And beyond just telling us the who, where, what and how of her life, she’s extremely revealing about her process. Not just some of the deepest parts of her personality (as Kate says in the book, “Life’s better without secrets,”), like her diagnosis of Borderline Personality Disorder, but also the internal process of what it was like to be here. She cracks open her heart and shows us the internal realities of growing-up and adulthood prior to transitioning, many ongoing touchstones of what it was like knowing she was “girl,” how she related to it and how she either leaned into it or away from it with facial hair, women, weight and clothing. Her lifelong battle with anorexia, how she learned to starve herself and then how she learned to think she could be pretty while being voluptuous. What it is like as a cutter, the pain and relief and how she used it to get through. Vivid plans for suicide attempts.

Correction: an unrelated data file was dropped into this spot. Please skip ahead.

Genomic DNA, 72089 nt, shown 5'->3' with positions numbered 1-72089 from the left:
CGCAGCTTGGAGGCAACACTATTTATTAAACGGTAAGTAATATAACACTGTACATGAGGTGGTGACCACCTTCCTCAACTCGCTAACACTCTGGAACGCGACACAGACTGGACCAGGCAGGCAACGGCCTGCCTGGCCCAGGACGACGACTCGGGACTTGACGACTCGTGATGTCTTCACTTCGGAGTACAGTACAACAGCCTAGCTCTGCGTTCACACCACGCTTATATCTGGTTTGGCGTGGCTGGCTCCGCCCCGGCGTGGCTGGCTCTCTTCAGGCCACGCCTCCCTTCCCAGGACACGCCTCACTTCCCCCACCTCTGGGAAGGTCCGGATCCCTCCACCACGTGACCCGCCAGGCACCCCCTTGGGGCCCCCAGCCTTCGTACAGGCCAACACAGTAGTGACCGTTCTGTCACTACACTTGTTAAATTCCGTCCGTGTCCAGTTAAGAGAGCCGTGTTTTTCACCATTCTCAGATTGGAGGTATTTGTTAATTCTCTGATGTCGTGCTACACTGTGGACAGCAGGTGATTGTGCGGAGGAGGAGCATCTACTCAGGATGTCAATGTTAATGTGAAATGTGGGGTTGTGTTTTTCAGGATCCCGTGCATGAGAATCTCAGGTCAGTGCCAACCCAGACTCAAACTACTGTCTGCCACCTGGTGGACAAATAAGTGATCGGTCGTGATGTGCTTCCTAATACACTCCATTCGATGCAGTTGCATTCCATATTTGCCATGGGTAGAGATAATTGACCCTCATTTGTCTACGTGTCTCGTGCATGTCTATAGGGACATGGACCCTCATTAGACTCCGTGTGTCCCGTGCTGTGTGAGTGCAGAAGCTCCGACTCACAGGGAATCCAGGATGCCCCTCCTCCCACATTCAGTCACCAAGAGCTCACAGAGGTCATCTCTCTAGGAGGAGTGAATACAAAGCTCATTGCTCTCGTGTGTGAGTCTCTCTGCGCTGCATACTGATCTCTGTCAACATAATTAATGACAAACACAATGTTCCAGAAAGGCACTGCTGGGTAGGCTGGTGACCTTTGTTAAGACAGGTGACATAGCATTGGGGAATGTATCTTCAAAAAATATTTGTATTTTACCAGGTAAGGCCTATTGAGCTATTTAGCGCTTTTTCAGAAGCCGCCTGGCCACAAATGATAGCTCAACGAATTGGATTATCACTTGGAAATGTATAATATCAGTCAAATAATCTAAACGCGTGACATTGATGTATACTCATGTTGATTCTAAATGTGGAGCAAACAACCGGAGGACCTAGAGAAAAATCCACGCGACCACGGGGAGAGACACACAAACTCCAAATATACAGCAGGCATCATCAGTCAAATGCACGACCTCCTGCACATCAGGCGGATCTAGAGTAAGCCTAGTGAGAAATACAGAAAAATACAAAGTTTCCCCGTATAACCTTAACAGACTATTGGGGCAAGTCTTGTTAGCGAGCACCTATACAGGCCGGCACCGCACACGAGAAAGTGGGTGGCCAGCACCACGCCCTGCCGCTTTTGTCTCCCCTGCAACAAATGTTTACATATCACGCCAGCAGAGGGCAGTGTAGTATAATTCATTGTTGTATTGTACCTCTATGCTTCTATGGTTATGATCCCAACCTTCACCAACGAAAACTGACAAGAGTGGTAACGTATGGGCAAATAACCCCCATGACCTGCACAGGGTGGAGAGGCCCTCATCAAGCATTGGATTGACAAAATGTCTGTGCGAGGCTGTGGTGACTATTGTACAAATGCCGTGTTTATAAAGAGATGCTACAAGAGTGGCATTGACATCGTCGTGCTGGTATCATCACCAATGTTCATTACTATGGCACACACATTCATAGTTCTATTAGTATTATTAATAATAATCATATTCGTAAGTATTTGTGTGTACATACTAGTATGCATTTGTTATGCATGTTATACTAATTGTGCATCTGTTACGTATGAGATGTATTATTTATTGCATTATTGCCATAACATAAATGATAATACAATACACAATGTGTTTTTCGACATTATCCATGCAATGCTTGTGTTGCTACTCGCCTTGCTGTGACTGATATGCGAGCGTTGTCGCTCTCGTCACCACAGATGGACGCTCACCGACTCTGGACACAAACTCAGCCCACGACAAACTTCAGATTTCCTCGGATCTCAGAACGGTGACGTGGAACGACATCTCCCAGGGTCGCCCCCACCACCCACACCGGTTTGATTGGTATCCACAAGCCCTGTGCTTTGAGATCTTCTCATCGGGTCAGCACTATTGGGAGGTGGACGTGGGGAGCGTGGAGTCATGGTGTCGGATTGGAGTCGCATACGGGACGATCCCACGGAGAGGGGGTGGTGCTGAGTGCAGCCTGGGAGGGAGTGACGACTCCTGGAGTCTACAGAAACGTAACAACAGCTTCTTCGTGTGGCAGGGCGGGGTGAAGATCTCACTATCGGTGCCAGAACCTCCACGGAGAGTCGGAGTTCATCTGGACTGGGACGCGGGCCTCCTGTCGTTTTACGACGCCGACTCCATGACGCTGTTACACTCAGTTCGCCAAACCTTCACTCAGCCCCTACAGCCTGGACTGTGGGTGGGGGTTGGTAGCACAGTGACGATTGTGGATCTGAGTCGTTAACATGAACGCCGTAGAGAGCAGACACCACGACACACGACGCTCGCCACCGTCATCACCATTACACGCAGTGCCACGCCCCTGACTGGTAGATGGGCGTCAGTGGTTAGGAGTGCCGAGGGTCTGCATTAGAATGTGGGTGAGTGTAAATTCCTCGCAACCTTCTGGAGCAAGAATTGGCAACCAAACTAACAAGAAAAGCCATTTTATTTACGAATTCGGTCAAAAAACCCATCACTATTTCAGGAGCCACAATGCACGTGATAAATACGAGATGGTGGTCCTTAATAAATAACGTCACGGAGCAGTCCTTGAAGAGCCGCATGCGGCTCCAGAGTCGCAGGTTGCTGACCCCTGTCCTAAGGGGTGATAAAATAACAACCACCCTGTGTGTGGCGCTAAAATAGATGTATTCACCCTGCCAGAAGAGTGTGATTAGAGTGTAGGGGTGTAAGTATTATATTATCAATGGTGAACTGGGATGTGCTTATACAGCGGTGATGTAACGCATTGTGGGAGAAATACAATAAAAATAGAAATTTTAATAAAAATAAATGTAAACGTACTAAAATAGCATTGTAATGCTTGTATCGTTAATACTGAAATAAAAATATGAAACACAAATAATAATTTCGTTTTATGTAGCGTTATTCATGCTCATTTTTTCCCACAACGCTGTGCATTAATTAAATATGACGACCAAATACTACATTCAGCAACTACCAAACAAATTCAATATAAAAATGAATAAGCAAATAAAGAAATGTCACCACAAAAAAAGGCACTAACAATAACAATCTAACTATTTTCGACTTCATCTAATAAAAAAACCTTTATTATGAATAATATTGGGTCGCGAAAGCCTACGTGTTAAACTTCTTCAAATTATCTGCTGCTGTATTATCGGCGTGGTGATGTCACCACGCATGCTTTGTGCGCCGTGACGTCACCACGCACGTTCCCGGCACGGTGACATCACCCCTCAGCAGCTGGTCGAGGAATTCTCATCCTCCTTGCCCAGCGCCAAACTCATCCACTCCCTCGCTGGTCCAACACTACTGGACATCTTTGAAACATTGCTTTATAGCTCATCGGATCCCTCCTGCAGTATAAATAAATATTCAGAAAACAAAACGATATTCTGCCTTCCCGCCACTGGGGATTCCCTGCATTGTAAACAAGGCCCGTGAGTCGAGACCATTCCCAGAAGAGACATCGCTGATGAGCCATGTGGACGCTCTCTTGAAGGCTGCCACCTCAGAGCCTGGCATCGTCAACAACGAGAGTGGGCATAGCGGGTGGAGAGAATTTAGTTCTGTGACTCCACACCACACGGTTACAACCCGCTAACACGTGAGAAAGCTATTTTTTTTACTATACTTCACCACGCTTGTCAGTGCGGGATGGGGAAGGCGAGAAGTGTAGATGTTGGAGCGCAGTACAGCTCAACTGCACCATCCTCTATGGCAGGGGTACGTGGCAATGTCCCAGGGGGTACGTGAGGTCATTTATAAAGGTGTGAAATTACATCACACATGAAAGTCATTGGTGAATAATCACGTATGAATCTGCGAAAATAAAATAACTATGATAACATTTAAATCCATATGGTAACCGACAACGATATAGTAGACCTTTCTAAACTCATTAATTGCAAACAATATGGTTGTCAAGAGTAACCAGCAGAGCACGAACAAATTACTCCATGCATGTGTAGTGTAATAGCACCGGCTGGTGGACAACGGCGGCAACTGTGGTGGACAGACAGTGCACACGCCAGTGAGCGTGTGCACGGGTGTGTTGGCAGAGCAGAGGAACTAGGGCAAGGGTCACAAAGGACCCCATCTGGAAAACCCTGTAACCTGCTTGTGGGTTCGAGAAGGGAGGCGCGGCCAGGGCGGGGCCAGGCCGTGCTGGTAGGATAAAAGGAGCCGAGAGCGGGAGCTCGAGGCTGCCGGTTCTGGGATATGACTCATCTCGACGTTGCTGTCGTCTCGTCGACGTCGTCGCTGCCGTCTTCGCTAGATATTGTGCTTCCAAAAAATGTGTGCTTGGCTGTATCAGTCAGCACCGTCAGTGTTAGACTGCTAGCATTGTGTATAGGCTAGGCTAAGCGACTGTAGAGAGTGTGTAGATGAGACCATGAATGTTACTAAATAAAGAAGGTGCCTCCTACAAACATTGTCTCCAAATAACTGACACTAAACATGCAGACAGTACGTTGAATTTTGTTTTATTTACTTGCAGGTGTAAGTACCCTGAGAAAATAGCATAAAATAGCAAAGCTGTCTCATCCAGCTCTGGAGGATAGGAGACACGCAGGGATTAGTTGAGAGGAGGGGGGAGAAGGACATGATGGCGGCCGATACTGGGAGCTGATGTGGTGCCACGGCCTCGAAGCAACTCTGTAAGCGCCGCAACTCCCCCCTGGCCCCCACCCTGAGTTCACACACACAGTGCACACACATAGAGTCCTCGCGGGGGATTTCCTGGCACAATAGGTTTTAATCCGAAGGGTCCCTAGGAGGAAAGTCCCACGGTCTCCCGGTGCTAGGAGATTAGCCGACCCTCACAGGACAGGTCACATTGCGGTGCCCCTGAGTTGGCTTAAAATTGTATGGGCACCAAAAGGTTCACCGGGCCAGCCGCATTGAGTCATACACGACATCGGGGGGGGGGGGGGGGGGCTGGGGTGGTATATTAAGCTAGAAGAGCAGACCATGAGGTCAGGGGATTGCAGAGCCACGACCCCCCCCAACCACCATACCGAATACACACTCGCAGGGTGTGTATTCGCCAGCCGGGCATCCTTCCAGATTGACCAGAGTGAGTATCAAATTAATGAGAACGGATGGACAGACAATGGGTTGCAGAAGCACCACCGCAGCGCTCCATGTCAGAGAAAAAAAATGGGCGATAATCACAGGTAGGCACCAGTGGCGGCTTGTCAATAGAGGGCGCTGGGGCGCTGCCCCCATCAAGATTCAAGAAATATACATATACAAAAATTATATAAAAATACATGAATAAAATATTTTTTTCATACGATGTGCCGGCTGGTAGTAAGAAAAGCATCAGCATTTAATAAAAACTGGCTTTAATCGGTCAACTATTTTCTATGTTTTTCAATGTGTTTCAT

“I think the reason I trusted her was simply because I thought she was beautiful. I was too young and stupid to realize that being pretty did not make you anything more than pretty.”–Justin Vivian Bond,
- Tango: My Childhood, Backwards and in High Heels
Vivian doesn’t scrimp on sexuality, we are privy to a lot of physical exploration, which I think is really important reading for folks planning to or hoping to parent teenagers. I think anyone who had the experience of growing up an outsider will enjoy this book and any and all parents should have this as required reading whether they are ready to admit their kid is a weirdo or not.